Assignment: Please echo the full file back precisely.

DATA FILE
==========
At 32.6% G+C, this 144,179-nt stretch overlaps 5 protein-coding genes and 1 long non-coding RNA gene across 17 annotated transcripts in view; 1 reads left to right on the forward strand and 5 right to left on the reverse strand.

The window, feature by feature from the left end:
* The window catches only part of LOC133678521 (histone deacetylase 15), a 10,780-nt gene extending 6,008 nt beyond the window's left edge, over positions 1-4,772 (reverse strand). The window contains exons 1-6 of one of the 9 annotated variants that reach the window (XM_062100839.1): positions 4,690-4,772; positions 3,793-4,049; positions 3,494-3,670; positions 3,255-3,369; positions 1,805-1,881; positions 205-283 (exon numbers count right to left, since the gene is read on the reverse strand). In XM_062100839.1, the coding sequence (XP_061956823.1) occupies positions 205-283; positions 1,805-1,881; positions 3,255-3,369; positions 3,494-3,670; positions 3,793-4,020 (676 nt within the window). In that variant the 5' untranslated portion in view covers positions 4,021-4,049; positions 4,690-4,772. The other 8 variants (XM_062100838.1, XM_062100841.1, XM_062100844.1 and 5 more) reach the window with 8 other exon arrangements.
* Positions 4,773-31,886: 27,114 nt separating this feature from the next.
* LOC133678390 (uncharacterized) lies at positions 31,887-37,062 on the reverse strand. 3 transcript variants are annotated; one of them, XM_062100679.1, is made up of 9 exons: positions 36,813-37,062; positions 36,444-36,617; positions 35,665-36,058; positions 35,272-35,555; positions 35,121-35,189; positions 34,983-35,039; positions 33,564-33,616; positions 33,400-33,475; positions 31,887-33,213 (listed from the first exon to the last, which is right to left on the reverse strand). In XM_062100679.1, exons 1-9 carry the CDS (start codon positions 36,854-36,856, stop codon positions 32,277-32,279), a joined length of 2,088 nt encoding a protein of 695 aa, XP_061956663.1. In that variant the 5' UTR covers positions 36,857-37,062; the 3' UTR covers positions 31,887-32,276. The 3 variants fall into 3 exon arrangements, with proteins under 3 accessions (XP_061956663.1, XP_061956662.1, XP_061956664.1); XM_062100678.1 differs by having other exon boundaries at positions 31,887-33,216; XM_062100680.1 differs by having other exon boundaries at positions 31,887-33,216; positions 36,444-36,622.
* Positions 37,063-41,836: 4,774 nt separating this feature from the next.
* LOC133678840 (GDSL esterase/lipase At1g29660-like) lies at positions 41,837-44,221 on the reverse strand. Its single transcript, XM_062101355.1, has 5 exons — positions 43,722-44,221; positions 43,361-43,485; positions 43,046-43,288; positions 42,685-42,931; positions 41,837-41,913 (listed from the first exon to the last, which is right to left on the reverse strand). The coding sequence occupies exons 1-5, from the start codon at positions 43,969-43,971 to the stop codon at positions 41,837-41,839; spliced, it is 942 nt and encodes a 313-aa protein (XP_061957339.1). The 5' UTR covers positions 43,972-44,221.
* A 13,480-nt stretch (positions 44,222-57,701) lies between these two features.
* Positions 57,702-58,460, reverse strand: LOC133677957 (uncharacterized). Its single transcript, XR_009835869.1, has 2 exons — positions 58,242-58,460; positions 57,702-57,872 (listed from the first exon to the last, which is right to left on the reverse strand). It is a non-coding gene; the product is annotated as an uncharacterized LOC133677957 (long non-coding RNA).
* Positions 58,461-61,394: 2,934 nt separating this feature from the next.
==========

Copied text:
At 32.6% G+C, this 144,179-nt stretch overlaps 5 protein-coding genes and 1 long non-coding RNA gene across 17 annotated transcripts in view; 1 reads left to right on the forward strand and 5 right to left on the reverse strand.

The window, feature by feature from the left end:
* The window catches only part of LOC133678521 (histone deacetylase 15), a 10,780-nt gene extending 6,008 nt beyond the window's left edge, over positions 1-4,772 (reverse strand). The window contains exons 1-6 of one of the 9 annotated variants that reach the window (XM_062100839.1): positions 4,690-4,772; positions 3,793-4,049; positions 3,494-3,670; positions 3,255-3,369; positions 1,805-1,881; positions 205-283 (exon numbers count right to left, since the gene is read on the reverse strand). In XM_062100839.1, the coding sequence (XP_061956823.1) occupies positions 205-283; positions 1,805-1,881; positions 3,255-3,369; positions 3,494-3,670; positions 3,793-4,020 (676 nt within the window). In that variant the 5' untranslated portion in view covers positions 4,021-4,049; positions 4,690-4,772. The other 8 variants (XM_062100838.1, XM_062100841.1, XM_062100844.1 and 5 more) reach the window with 8 other exon arrangements.
* Positions 4,773-31,886: 27,114 nt separating this feature from the next.
* LOC133678390 (uncharacterized) lies at positions 31,887-37,062 on the reverse strand. 3 transcript variants are annotated; one of them, XM_062100679.1, is made up of 9 exons: positions 36,813-37,062; positions 36,444-36,617; positions 35,665-36,058; positions 35,272-35,555; positions 35,121-35,189; positions 34,983-35,039; positions 33,564-33,616; positions 33,400-33,475; positions 31,887-33,213 (listed from the first exon to the last, which is right to left on the reverse strand). In XM_062100679.1, exons 1-9 carry the CDS (start codon positions 36,854-36,856, stop codon positions 32,277-32,279), a joined length of 2,088 nt encoding a protein of 695 aa, XP_061956663.1. In that variant the 5' UTR covers positions 36,857-37,062; the 3' UTR covers positions 31,887-32,276. The 3 variants fall into 3 exon arrangements, with proteins under 3 accessions (XP_061956663.1, XP_061956662.1, XP_061956664.1); XM_062100678.1 differs by having other exon boundaries at positions 31,887-33,216; XM_062100680.1 differs by having other exon boundaries at positions 31,887-33,216; positions 36,444-36,622.
* Positions 37,063-41,836: 4,774 nt separating this feature from the next.
* LOC133678840 (GDSL esterase/lipase At1g29660-like) lies at positions 41,837-44,221 on the reverse strand. Its single transcript, XM_062101355.1, has 5 exons — positions 43,722-44,221; positions 43,361-43,485; positions 43,046-43,288; positions 42,685-42,931; positions 41,837-41,913 (listed from the first exon to the last, which is right to left on the reverse strand). The coding sequence occupies exons 1-5, from the start codon at positions 43,969-43,971 to the stop codon at positions 41,837-41,839; spliced, it is 942 nt and encodes a 313-aa protein (XP_061957339.1). The 5' UTR covers positions 43,972-44,221.
* A 13,480-nt stretch (positions 44,222-57,701) lies between these two features.
* Positions 57,702-58,460, reverse strand: LOC133677957 (uncharacterized). Its single transcript, XR_009835869.1, has 2 exons — positions 58,242-58,460; positions 57,702-57,872 (listed from the first exon to the last, which is right to left on the reverse strand). It is a non-coding gene; the product is annotated as an uncharacterized LOC133677957 (long non-coding RNA).
* Positions 58,461-61,394: 2,934 nt separating this feature from the next.